You want to make purchases on your site as fast, easy, and frustration-free as possible. Let’s examine ways that some ecommerce leaders have done it……
Filling out a Web form (your checkout) is the actal physical action that does the “converting” of visitors to customers. Checkout requires that a user provide sensitive details about where they live and their bank or credit card information in order to make a purchase.
Making checkout as easy as possible can make the difference between a visitor completing the purchase process and abandoning their full shopping cart.
- ImageScape conducted studies and found that they were collecting too much information. After reducing the number of form fields from 11 to 4, the number of form submissions increased over 2.5x and subsequent conversions by 1.25x.
- Single Page Checkout is a slightly different approach supported by many open source store platforms. It means restructuring the checkout process such that all form fields are presented at once, removing the need to load additional pages to make a purchase. The Official Vancouver 2010 Olympic Store invested some time to replace their 2-page checkout with a Single Page Checkout, increasing conversion by 21.8%.
- Popups have a bad reputation because it was overused by advertisers in the early days of the internet. This doesn’t make them bad – instead it means websites must be careful with how and when to use them. Used properly as shortcuts for common visitor actions, popups can improve signups by 50% or more, as it did for Visual Website Optimizer.
Well Thought-Out Traffic Direction
One of the great advantages of running an online store is that it enables owners to tailor the shopping experience for their visitors. One caveat is that the automation allowing tailored experiences can also replicate a bad experience for every visitor. Presenting visitors with clear cues and directions for where to go next are sure ways to make sure your site isn’t turning away business:
- Nature Air wanted to make sure that interaction buttons on their site were obvious and clear to visitors. The easy-to-find and clear contextual calls-to-action helped Nature Air increase conversions a whopping 591%!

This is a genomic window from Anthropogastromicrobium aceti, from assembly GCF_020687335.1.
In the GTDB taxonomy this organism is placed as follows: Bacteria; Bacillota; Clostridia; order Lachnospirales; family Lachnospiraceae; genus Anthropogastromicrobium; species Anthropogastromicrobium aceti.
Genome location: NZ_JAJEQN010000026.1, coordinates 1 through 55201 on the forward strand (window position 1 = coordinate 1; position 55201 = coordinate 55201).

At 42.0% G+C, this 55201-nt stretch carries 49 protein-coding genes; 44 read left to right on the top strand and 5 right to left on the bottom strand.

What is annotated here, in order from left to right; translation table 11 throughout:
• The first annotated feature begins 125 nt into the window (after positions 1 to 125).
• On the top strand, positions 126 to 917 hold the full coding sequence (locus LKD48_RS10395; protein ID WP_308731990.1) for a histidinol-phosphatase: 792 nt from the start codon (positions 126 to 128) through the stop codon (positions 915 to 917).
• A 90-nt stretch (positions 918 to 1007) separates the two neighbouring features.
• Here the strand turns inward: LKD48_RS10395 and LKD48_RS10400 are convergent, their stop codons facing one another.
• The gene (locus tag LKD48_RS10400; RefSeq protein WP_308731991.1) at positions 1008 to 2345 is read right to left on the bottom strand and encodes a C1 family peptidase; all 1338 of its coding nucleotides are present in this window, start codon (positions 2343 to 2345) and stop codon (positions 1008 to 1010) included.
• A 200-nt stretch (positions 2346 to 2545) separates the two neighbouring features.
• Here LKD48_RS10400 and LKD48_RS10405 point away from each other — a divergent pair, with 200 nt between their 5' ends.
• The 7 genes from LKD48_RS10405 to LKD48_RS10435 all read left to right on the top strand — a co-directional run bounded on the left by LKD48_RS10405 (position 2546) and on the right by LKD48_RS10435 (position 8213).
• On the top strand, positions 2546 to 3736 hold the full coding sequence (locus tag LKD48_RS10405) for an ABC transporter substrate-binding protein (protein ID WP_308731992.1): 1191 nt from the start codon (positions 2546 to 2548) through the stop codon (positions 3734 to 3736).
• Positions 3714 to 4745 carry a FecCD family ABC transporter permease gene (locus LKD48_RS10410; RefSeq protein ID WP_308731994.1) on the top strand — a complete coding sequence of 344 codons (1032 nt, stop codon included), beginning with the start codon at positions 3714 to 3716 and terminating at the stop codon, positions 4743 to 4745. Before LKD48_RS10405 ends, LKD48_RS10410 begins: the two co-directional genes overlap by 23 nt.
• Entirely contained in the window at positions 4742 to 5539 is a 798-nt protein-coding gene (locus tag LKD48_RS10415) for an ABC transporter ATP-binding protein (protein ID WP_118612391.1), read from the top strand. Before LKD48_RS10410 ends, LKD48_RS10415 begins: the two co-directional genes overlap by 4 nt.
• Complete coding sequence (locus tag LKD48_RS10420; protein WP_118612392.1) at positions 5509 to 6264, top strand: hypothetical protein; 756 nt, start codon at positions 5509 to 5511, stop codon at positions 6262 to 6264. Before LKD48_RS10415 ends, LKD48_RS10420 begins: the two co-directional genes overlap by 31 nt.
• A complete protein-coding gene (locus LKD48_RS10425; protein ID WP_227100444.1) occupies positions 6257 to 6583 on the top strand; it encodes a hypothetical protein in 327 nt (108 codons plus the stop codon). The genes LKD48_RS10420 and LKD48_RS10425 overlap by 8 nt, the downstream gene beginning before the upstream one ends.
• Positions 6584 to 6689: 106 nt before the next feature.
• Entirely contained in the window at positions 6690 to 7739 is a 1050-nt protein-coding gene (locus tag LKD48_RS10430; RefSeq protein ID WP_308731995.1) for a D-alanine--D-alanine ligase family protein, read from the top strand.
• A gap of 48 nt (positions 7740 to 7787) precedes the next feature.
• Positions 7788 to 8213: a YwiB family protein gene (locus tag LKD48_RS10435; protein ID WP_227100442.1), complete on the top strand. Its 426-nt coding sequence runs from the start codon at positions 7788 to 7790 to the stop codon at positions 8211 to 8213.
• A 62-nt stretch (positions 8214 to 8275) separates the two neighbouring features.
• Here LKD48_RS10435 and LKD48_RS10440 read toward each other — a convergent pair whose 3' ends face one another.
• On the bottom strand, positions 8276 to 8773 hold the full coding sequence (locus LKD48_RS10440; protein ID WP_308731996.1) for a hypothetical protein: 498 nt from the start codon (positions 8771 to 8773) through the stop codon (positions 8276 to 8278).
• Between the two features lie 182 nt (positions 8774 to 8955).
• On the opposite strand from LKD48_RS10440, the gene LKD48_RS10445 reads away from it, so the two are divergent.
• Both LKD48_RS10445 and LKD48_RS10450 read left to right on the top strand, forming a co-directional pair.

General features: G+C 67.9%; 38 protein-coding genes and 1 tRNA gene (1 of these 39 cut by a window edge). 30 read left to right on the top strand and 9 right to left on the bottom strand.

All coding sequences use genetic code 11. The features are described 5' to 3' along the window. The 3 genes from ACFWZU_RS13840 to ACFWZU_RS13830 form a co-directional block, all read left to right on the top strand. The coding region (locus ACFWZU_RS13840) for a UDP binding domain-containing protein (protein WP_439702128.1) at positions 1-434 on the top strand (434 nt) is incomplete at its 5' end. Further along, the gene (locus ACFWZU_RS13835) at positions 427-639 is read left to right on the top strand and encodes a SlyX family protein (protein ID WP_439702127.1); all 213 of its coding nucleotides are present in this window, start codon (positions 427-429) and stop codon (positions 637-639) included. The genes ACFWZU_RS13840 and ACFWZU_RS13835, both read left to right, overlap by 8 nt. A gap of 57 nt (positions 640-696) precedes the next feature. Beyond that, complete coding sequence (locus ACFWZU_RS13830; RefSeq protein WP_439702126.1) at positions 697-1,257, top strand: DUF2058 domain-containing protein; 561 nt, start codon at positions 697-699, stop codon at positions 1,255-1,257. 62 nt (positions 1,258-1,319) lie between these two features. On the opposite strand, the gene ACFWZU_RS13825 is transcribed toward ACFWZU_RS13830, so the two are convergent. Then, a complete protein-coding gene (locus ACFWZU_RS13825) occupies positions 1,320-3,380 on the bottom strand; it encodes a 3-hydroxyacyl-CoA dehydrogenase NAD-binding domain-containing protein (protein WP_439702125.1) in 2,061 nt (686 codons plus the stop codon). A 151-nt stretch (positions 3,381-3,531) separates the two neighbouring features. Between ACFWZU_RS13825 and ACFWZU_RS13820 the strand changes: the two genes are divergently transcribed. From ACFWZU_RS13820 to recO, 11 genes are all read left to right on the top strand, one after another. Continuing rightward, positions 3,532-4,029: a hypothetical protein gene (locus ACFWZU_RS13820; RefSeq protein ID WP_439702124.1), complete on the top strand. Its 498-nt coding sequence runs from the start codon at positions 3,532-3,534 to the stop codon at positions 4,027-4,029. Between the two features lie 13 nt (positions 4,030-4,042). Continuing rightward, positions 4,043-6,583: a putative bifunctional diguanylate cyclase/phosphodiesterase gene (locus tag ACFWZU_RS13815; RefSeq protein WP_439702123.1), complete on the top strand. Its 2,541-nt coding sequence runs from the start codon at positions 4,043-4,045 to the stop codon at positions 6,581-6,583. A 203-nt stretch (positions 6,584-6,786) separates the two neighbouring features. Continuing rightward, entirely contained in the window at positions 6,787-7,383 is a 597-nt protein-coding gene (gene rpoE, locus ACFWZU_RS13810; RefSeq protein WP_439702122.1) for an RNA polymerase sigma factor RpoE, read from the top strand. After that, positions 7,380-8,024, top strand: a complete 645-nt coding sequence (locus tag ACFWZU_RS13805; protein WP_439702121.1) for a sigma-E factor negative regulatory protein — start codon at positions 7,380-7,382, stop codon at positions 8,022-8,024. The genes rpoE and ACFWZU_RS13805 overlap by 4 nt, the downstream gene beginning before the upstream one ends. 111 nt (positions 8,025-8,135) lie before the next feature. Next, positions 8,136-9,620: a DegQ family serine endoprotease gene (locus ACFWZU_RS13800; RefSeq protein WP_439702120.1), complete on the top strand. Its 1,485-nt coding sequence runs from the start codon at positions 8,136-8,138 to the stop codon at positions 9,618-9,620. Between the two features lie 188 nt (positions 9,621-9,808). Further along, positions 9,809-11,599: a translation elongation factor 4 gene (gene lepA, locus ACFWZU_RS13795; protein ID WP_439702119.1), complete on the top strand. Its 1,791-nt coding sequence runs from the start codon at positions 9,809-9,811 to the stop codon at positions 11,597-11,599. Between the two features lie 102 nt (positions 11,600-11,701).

- Slideshop.com optimized the structure of their navigation menus according to this set of “best-practices” and was able to increase conversions by 34%.
- Wondering why conversion rates were so low, Zen Windows conducted a study and found that when visitors got to their site, there was no clear place to click or go. After a redesign that added clear website flow, their conversion rates increased 4x.
- One developer found that asking for the sale too soon can turn off potential customers. When a visitor came to a site, they’re already interested in buying something – so it makes sense that holding off on calls-to-action imploring visitors to “Sign Up”, and instead simply inviting them to “Let’s Go” can increase conversions by over 350%.
- Sometimes, call-to-action buttons just don’t stand out enough. SAP BusinessObjects changed their regular blue links into buttons and saw an increase of conversions by 32.5%.
Reward Visitors for Choosing To Do Business With You
Figure out what you need, do some research, ask around for recommendations, visit those recommendations, do a few quick Google searches, read reviews, browse product offerings, compare prices, fill out numerous forms. The visitor who’s just about to click “Submit Order” has already done a lot of work!
Be it free shipping or publicizing free trials, letting visitors know about important but otherwise hidden details can be greatly affect their decision to place an order:
- 2BigFeet recognized this and started offering their visitors free shipping as a way to reward visitors who bought something. 2BigFeet’s sales went up 50% almost overnight.
- Other times, just promoting different available shipping speed options may be exactly what visitors need before clicking on “Submit Order.” SmileyCookie was able to increase sales by 41% by promoting Next Day Shipping.
- GetReponse, an email marketing software developer, found that offering their visitors a “Free Trial” of their services resulted in an increase in signups by 158% without affecting paid signups.
A Little Fun Can Go A Long Way
Shopping can be a fun experience, and online shopping can open up a world of goods to anyone with a computer. The point: shoppers want to shop. Study your website’s design and ask yourself: Is my store taking “yes” for an answer?
One last little gem of an example: Huffduffer converted their forms to a Mad Libs style, making typically dry and mundane forms much more fun to fill out. This user-oriented detail resulted in a 25-40%, so remember: keep shopping fun!